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Tom Rice
Rep. Tom Rice at a temporary housing facility, S.C., on Feb. 24, 2022.Meg Kinnard / AP file

Primary voters reject another member of the GOP’s Impeachment 10

Ten House Republicans voted for Donald Trump’s impeachment last year. Four of them are retiring, and one just got crushed in a GOP primary.


As Primary Day neared in South Carolina, Rep. Tom Rice realized his career was in jeopardy. Facing a far-right backlash after having voted to impeach Donald Trump early last year, the Republican incumbent aired a campaign ad urging voters to put “progress over pettiness” and “results over revenge.”

Yesterday, GOP voters in South Carolina’s 7th congressional district said pettiness and revenge suits them just fine. NBC News reported overnight:

Rep. Tom Rice, targeted by former President Donald Trump for voting to impeach him after the Capitol riot, was defeated by a Trump-backed challenger in South Carolina Tuesday night.... Rice’s primary defeat in the state’s 7th Congressional District at the hands of state Rep. Russell Fry marks the first time this election cycle that a pro-impeachment Republican has lost at the ballot box. Rice’s loss also delivered Trump his first victory against an incumbent this year.

The congressman didn’t just lose; he got crushed. With just about all of the votes tallied, it looks like Fry — who’s insisted that it’s “very clear” to him that the 2020 election “was rigged,” reality be damned — defeated Rice by more than 26 points. In fact, Fry appears to have won by a 2-to-1 margin over the incumbent.

With that kind of defeat, one might assume that Rice had committed some kind of horrible crime, leaving him scandal-plagued and unable to seriously compete. And from a Trumpian perspective, that’s precisely what happened: Rice’s pro-impeachment vote was his horrible crime.

One of the things that made Rice so unique was his approach to defending his own record. After voting for Trump’s impeachment in the aftermath of the Jan. 6 attack, the South Carolina Republican faced immediate pushback, and he had plenty of opportunities to express regret and walk it all back.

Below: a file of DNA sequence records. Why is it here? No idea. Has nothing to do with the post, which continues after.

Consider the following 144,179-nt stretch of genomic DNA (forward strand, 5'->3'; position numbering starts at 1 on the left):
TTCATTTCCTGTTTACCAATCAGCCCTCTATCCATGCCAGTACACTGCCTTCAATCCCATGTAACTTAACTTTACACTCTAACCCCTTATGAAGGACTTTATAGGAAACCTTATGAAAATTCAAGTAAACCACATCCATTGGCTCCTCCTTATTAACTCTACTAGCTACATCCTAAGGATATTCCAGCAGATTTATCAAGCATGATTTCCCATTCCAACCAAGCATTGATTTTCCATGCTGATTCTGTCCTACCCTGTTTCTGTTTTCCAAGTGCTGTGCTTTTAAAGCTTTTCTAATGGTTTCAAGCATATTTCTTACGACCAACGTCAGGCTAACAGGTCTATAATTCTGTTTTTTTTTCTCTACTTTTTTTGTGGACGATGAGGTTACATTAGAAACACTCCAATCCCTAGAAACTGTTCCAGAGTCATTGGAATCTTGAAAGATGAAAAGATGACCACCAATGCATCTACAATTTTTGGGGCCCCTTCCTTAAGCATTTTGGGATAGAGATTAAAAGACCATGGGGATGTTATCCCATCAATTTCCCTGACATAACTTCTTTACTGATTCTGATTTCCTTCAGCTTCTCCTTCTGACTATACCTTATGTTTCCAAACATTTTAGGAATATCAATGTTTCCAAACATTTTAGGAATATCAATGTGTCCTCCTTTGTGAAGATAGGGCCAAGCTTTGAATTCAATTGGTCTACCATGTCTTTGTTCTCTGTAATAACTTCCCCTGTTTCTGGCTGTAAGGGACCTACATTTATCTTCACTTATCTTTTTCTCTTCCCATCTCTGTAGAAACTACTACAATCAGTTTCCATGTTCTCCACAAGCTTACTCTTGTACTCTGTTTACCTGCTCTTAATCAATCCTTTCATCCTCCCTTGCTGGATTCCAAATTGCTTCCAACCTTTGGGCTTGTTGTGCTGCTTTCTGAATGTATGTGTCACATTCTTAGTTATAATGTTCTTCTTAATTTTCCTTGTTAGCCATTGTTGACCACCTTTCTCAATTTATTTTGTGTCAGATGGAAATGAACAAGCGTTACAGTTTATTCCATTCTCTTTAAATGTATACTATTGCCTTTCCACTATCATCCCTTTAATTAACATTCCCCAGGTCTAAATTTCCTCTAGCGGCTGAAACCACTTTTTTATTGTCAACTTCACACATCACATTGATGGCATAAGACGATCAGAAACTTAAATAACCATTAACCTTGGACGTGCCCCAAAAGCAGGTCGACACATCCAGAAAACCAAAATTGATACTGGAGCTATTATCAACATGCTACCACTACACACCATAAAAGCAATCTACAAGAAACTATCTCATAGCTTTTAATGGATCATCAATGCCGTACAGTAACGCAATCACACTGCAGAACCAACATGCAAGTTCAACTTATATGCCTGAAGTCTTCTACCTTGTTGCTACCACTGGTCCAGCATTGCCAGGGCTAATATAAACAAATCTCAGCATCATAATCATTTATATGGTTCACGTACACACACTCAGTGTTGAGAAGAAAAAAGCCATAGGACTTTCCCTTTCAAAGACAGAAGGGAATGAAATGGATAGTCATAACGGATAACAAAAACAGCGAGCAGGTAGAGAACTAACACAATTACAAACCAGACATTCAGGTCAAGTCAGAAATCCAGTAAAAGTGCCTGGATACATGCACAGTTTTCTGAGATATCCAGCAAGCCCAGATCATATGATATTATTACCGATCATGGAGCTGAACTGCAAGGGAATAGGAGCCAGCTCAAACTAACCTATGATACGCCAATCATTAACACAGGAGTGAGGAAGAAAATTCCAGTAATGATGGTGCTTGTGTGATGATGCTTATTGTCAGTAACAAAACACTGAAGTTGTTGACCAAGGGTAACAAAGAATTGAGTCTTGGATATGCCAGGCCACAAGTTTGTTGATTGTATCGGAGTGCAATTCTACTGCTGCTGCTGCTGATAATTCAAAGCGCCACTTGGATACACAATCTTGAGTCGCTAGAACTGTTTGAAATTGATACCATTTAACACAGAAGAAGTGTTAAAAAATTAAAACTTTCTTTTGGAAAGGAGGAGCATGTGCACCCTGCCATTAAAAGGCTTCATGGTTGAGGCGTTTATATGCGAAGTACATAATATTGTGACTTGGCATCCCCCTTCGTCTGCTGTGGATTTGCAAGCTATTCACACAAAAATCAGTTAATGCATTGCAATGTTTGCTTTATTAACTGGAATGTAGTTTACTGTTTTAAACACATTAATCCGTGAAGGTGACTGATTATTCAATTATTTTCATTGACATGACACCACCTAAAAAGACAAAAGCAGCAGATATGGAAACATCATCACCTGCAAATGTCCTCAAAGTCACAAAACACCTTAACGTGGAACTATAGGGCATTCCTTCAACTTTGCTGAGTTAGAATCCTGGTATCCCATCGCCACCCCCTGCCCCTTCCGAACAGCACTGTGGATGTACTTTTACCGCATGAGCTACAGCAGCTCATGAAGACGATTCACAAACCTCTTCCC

Instead, Rice did the opposite. He owned his vote. He presented himself as a principled conservative who honored his conscience and his deeply held beliefs in the Constitution and the rule of law. Rice even insisted that his impeachment vote was proof of his conservatism.

“I did it then,” he told The New York Times in an interview last week. “And I will do it tomorrow. And I’ll do it the next day or the day after that. I have a duty to uphold the Constitution. And that is what I did.”

Similarly, at a debate last month, the incumbent explained his perspective in an eloquent and insightful set of unscripted remarks. On Twitter, Rice’s comments were viewed more than 1 million times.

The trouble, of course, was that too many of those viewers were Democrats.

Rice has never been a moderate on the issues, and during Trump’s presidency, the congressman voted with the Republican White House more than 94 percent of the time. But among primary voters, that wasn’t enough

As for the rest of the Impeachment 10 — the contingent of House Republicans who voted to impeach Trump last year — four are retiring: Ohio’s Anthony Gonzalez, New York’s John Katko, Illinois’ Adam Kinzinger, and Michigan’s Fred Upton. Rice becomes the fifth.

As for the “who’s next” question, circling back to our earlier coverage, these are the other five members (in alphabetical order):

  • Washington’s Jaime Herrera Beutler is running for re-election in a district in which her local Republican Party formally censured her for holding Trump accountable. She’s facing a primary challenger who’s received the former president’s endorsement.
  • Wyoming’s Liz Cheney has been formally rejected by the Republican National Committee, and her House Republican colleagues have endorsed — and extended financial support to — her GOP primary rival.
  • Michigan’s Rep. Peter Meijer is facing multiple primary challengers, one of whom has received Trump’s backing. The former president held a rally this past weekend in which he mocked the congressman over the spelling of his name.
  • Washington’s Dan Newhouse is facing multiple primary challengers, one of whom has received Trump’s backing.
  • California’s David Valadao, whose district supported President Joe Biden in 2020, not only faced a Republican rival, he also found that his district’s lines were redrawn in unfriendly ways. His primary was last week, and as of this morning, the race has not yet been called.

It is quite possible that of the House Republicans’ Impeachment 10, none of these members will be on Capitol Hill in the new year. Watch this space.